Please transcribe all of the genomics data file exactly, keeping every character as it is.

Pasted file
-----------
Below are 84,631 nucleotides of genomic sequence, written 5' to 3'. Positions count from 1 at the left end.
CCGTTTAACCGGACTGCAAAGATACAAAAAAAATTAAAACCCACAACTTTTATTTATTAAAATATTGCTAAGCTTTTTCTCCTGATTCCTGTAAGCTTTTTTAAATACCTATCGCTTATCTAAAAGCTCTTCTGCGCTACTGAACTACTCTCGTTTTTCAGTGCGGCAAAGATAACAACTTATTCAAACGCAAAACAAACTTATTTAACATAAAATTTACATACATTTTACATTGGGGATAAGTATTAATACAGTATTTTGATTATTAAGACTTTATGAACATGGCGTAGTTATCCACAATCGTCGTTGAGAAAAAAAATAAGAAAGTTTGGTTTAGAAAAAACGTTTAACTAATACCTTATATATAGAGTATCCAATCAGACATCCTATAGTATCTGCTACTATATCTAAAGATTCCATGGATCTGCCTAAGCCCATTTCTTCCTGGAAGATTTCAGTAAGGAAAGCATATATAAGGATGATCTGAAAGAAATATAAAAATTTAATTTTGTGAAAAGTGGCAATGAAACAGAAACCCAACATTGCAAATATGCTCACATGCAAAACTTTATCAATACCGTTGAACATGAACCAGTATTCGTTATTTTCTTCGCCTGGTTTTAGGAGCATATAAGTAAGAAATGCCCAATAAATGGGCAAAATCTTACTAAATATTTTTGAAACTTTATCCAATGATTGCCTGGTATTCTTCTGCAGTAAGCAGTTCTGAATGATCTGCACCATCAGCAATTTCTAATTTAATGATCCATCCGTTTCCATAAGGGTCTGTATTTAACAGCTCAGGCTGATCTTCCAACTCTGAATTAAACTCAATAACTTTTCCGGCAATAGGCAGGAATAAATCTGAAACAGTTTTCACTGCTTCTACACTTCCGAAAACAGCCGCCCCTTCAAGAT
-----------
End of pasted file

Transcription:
Below are 84,631 nucleotides of genomic sequence, written 5' to 3'. Positions count from 1 at the left end.
CCGTTTAACCGGACTGCAAAGATACAAAAAAAATTAAAACCCACAACTTTTATTTATTAAAATATTGCTAAGCTTTTTCTCCTGATTCCTGTAAGCTTTTTTAAATACCTATCGCTTATCTAAAAGCTCTTCTGCGCTACTGAACTACTCTCGTTTTTCAGTGCGGCAAAGATAACAACTTATTCAAACGCAAAACAAACTTATTTAACATAAAATTTACATACATTTTACATTGGGGATAAGTATTAATACAGTATTTTGATTATTAAGACTTTATGAACATGGCGTAGTTATCCACAATCGTCGTTGAGAAAAAAAATAAGAAAGTTTGGTTTAGAAAAAACGTTTAACTAATACCTTATATATAGAGTATCCAATCAGACATCCTATAGTATCTGCTACTATATCTAAAGATTCCATGGATCTGCCTAAGCCCATTTCTTCCTGGAAGATTTCAGTAAGGAAAGCATATATAAGGATGATCTGAAAGAAATATAAAAATTTAATTTTGTGAAAAGTGGCAATGAAACAGAAACCCAACATTGCAAATATGCTCACATGCAAAACTTTATCAATACCGTTGAACATGAACCAGTATTCGTTATTTTCTTCGCCTGGTTTTAGGAGCATATAAGTAAGAAATGCCCAATAAATGGGCAAAATCTTACTAAATATTTTTGAAACTTTATCCAATGATTGCCTGGTATTCTTCTGCAGTAAGCAGTTCTGAATGATCTGCACCATCAGCAATTTCTAATTTAATGATCCATCCGTTTCCATAAGGGTCTGTATTTAACAGCTCAGGCTGATCTTCCAACTCTGAATTAAACTCAATAACTTTTCCGGCAATAGGCAGGAATAAATCTGAAACAGTTTTCACTGCTTCTACACTTCCGAAAACAGCCGCCCCTTCAAGAT